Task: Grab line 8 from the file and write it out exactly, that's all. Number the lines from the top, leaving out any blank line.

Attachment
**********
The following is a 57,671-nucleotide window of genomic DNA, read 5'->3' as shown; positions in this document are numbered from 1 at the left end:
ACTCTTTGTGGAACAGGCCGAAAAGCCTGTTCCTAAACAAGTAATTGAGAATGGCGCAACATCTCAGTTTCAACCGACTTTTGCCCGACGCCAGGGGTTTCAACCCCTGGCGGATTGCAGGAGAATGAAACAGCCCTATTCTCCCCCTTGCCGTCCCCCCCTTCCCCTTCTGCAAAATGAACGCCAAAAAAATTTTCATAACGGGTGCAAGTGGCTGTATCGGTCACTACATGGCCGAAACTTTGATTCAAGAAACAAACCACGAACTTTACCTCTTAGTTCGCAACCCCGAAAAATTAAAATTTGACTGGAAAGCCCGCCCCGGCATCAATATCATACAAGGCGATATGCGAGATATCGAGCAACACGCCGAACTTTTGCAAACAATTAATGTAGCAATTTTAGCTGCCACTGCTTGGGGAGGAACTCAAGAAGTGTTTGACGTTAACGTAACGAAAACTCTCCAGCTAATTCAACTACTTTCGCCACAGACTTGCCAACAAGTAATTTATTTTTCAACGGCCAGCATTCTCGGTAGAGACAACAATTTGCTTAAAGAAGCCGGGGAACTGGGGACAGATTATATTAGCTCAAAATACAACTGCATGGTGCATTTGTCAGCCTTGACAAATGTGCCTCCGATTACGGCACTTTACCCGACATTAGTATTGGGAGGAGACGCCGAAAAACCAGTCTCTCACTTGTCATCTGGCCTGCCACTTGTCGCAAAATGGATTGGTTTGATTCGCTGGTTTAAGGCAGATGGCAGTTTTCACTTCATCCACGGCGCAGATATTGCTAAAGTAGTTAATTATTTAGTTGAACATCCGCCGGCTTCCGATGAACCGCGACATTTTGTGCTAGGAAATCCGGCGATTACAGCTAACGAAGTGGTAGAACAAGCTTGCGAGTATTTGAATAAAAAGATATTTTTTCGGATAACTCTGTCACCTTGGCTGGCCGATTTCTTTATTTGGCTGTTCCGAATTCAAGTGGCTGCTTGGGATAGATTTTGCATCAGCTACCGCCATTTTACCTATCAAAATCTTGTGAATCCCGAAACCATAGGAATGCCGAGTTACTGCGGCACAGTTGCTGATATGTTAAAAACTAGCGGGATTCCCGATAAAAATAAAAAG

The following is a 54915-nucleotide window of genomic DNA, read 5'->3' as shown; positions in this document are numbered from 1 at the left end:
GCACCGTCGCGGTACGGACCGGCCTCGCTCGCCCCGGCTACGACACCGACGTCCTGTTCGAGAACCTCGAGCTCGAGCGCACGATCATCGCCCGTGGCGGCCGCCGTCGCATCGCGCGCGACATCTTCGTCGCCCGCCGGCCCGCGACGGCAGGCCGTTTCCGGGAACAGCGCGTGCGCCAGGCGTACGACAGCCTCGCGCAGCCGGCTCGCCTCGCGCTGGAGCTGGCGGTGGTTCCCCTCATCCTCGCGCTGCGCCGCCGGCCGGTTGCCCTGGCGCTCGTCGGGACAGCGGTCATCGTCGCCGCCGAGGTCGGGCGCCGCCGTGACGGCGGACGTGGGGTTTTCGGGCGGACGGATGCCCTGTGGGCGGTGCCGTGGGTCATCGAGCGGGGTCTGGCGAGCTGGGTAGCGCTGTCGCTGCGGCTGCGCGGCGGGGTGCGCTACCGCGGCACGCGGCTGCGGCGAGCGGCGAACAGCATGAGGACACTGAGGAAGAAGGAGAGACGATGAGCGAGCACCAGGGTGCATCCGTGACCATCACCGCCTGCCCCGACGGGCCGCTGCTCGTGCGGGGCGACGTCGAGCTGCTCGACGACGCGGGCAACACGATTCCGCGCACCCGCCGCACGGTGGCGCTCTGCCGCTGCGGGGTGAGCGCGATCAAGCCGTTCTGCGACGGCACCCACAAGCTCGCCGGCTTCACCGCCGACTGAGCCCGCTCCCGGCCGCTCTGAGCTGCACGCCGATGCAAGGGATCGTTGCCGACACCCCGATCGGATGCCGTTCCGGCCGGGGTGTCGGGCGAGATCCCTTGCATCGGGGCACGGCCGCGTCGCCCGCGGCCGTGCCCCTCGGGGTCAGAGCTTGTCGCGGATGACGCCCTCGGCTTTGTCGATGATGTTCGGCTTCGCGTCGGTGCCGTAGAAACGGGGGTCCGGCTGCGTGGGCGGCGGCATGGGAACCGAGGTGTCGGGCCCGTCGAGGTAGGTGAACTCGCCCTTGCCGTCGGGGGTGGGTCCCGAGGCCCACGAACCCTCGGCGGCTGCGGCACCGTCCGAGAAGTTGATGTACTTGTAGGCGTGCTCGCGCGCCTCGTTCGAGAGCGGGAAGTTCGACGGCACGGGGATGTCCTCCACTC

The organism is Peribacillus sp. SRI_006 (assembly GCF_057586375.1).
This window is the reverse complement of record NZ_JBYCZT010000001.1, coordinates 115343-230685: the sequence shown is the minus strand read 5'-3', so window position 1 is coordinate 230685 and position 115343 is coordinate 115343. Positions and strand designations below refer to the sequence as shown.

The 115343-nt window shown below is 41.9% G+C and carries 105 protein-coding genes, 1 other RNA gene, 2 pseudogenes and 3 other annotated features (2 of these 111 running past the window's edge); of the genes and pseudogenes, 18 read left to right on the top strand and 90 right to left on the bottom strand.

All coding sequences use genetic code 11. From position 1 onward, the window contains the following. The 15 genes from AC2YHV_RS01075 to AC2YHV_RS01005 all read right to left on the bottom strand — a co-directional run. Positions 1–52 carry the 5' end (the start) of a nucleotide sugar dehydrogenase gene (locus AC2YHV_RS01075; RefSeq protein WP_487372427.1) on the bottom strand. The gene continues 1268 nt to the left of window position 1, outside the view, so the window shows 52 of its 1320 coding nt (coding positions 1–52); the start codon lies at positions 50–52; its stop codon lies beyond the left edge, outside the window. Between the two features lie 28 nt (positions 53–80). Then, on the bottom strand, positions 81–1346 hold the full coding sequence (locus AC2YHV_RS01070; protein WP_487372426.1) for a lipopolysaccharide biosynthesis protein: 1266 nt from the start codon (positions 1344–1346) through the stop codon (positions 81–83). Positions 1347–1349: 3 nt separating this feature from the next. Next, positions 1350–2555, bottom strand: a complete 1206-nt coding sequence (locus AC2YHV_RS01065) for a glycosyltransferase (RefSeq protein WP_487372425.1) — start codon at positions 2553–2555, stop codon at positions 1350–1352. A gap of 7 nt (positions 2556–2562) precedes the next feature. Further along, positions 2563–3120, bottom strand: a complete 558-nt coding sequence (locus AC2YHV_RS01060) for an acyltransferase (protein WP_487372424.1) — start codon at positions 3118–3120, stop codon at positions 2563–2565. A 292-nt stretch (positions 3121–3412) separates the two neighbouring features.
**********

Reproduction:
All coding sequences use genetic code 11. From position 1 onward, the window contains the following. The 15 genes from AC2YHV_RS01075 to AC2YHV_RS01005 all read right to left on the bottom strand — a co-directional run. Positions 1–52 carry the 5' end (the start) of a nucleotide sugar dehydrogenase gene (locus AC2YHV_RS01075; RefSeq protein WP_487372427.1) on the bottom strand. The gene continues 1268 nt to the left of window position 1, outside the view, so the window shows 52 of its 1320 coding nt (coding positions 1–52); the start codon lies at positions 50–52; its stop codon lies beyond the left edge, outside the window. Between the two features lie 28 nt (positions 53–80). Then, on the bottom strand, positions 81–1346 hold the full coding sequence (locus AC2YHV_RS01070; protein WP_487372426.1) for a lipopolysaccharide biosynthesis protein: 1266 nt from the start codon (positions 1344–1346) through the stop codon (positions 81–83). Positions 1347–1349: 3 nt separating this feature from the next. Next, positions 1350–2555, bottom strand: a complete 1206-nt coding sequence (locus AC2YHV_RS01065) for a glycosyltransferase (RefSeq protein WP_487372425.1) — start codon at positions 2553–2555, stop codon at positions 1350–1352. A gap of 7 nt (positions 2556–2562) precedes the next feature. Further along, positions 2563–3120, bottom strand: a complete 558-nt coding sequence (locus AC2YHV_RS01060) for an acyltransferase (protein WP_487372424.1) — start codon at positions 3118–3120, stop codon at positions 2563–2565. A 292-nt stretch (positions 3121–3412) separates the two neighbouring features.